Suppose we are given two graphs $G$ and $H$, where $H$ is a subgraph of $G$. What is the maximum number $k$ such that if any $k$ edges are removed from $G$, $H$ still remains a subgraph of $G$? What about the same question when edges are replaced by vertices? A generalization is to consider weights on edges/vertices and ask for maximum weight edges/vertices. I want both a bound as well as an algorithm. This problem is NP-hard as subgraph isomorphism is a special case of it.

Any papers on this problem will be helpful.

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    $\begingroup$ I do not see how subgraph isomorphism is a special case. Please explain. $\endgroup$ Commented Dec 31, 2013 at 3:24
  • $\begingroup$ From which graph are you removing edges/vertices? In either case, the answer to "How many vertices can be removed so that $H$ is still a subgraph?" is trivial. If you remove vertices from $H$, the answer is either $|V(H)|$ or $|V(H)|-1$ depending on whether you consider the null graph to be a subgraph of $G$. If you remove vertices from $G$, the answer is $|V(G)|-|V(H)|$. $\endgroup$ Commented Dec 31, 2013 at 3:34
  • $\begingroup$ The weighted version of the problem is not quite as trivial. However, setting all weights within a graph $G$ to (near) zero and augmenting it with a disjoint clique $C$ of size $x$ with large weights, one can test if $G$ contains an $k$-clique by testing if one can remove a nontrivially-weighted subgraph of the newly constructed graph and still maintain a $k$-clique (i.e. removing $C$ maintains the "contains $k$-clique property", meaning $G$ had a $k$-clique in the first place). This also shows that any multiplicative approximation algorithm is also out of the question. $\endgroup$
    – Yonatan N
    Commented Dec 31, 2013 at 5:59
  • $\begingroup$ there are some various nontrivial versions/concepts of "fault tolerance" of graphs often measured in whether connectivity between all vertices is maintained/possible via alternate paths after loss of edges. this is a key concept behind internet router connections. $\endgroup$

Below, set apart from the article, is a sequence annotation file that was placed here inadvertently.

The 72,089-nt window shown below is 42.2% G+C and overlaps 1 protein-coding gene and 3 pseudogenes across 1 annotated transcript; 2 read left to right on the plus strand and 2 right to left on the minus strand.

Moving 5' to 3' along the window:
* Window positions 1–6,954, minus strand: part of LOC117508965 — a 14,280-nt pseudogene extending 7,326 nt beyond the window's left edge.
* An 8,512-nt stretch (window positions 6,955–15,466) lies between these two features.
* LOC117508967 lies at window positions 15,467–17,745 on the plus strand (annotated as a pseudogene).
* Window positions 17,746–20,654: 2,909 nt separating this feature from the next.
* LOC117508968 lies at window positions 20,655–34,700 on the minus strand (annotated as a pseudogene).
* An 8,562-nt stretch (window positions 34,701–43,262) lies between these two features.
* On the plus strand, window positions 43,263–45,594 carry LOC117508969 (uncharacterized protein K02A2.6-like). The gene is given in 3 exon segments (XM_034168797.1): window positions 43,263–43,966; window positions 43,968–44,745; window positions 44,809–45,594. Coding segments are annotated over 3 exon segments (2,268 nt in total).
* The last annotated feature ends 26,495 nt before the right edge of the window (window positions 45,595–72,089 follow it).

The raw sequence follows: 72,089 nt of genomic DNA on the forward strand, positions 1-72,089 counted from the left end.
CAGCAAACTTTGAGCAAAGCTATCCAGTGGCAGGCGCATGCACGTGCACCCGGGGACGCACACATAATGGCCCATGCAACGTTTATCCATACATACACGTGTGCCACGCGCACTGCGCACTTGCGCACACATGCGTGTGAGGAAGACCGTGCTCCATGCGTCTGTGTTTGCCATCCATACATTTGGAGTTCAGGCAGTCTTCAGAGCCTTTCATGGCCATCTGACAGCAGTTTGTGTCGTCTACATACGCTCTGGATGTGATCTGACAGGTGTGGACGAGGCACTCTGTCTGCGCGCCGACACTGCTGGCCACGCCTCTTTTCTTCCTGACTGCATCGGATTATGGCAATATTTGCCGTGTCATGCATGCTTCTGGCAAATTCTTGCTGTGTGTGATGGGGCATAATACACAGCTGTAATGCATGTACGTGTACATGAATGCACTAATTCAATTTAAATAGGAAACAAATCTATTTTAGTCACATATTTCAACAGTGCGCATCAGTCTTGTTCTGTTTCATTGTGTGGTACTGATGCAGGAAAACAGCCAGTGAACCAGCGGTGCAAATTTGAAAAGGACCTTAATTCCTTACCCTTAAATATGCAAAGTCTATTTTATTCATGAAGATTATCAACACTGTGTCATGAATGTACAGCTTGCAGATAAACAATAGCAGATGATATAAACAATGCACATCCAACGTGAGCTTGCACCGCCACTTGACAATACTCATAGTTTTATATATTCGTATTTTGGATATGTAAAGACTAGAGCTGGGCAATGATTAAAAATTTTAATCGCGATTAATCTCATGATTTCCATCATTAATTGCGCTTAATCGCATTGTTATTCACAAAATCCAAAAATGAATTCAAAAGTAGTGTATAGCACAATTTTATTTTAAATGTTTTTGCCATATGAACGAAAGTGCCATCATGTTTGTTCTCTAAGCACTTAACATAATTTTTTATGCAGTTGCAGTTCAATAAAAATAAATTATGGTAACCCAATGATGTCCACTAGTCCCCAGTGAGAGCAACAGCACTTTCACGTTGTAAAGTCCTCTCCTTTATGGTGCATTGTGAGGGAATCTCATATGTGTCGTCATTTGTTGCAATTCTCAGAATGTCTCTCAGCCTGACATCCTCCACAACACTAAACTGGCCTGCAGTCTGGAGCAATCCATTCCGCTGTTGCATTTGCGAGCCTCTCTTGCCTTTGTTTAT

– vzn
    Commented Dec 31, 2013 at 16:27
  • 1
    $\begingroup$ @SureshVenkat My comment doesn't apply after the question was edited. $\endgroup$ Commented Mar 3, 2014 at 18:25

2 Answers 2


The question is very general and so the following is only a partial solution. My main motivation was to draw the connection between this and k-hitting sets.

As Arindam has pointed out, this problem (or the decision version thereof) could be used to solve the subgraph isomorphism problem: "Is $H$ a subgraph of $G$ if any $0$ edges of $G$ are removed?". But as is often the case, we still want to know "is it possible to do better than the naive solution?"

The naive solution:

for i in 0 ... (|E(G)|-|E(H)|+1)
    for every i-subset of edges, S, in E(G)
        if H is not a subgraph of (G - S)
            return k=i-1 as the greatest number of edges that can be removed

Ignoring the obvious edge cases (returning $-1$ when $H$ is not a subgraph of $G$) then the cost is basically $\sum_{i=0}^k \binom{|E(G)|}{i}$ computations of he subgraph isomorphism problem on inputs (basically) $G$ and $H$. And so, we are basically up against a possibly exponential number of subgraph isomorphism problems.

The problem can be restated as a hitting set problem (also known as a vertex cover of a hypergraph problem). Let $S$ be the set of all sets, $T$, where $T$ is a set of $|E(H)|$ edges of $G$, and $H$ is isomorphic to $G - (E(G) - T)$.

Note, $S$ is not every mapping of $H$ onto $G$, but is every edge set that can be mapped to.

Let $h$ be the size of the minimum hitting set of $S$. Then $k=h-1$.

This is neat, but it is not immediately useful. Calculating a minimum hitting set is NP-hard, and the input into the problem is possibly exponential in the size of the input of our original problem. Double-wam-o.

However, it does provide us with a case for a fast approximation. If $|E(H)|$ is small (and by that I mean bounded by some constant $e_H$), then we have $|S| = O(\binom{|E(G)|}{e_H})$. Also, an $e_H$-approximation can be computed in polynomial time. Thus the real work is in finding $S$, which can be done with $\binom{E(G)}{e_H}$ cases of the graph isomorphism problem. The naive solution does not compute in polynomial time when $E(H)$ is bound because $k$ is not bound.


/* My response no longer applies after the question was edited. */

The unweighted versions are trivial.

The answer to "How many vertices can be removed so that $H$ is still a subgraph?" is $|V(G)|-|V(H)|$.

The answer to "How many edges can be removed so that $H$ is still a subgraph" is $|E(G)|-|E(H)|$.

The complexity may be different when the graphs are weighted or if you don't assume a priori that $H \subseteq G$.

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    $\begingroup$ The way I read the question, you got the quantifiers wrong. The question is, 'what is the maximum $k$, s.t. if any $k$ edges are removed from $G$, then $H$ is still a subgraph?' I think you are answering 'what is the maximum $k$, s.t. there exists a choice of $k$ edges to remove and still have $H$ be a subgraph of $G$?' $\endgroup$ Commented Dec 31, 2013 at 8:17
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    $\begingroup$ @SashoNikolov The question was edited after my initial response $\endgroup$ Commented Dec 31, 2013 at 13:53

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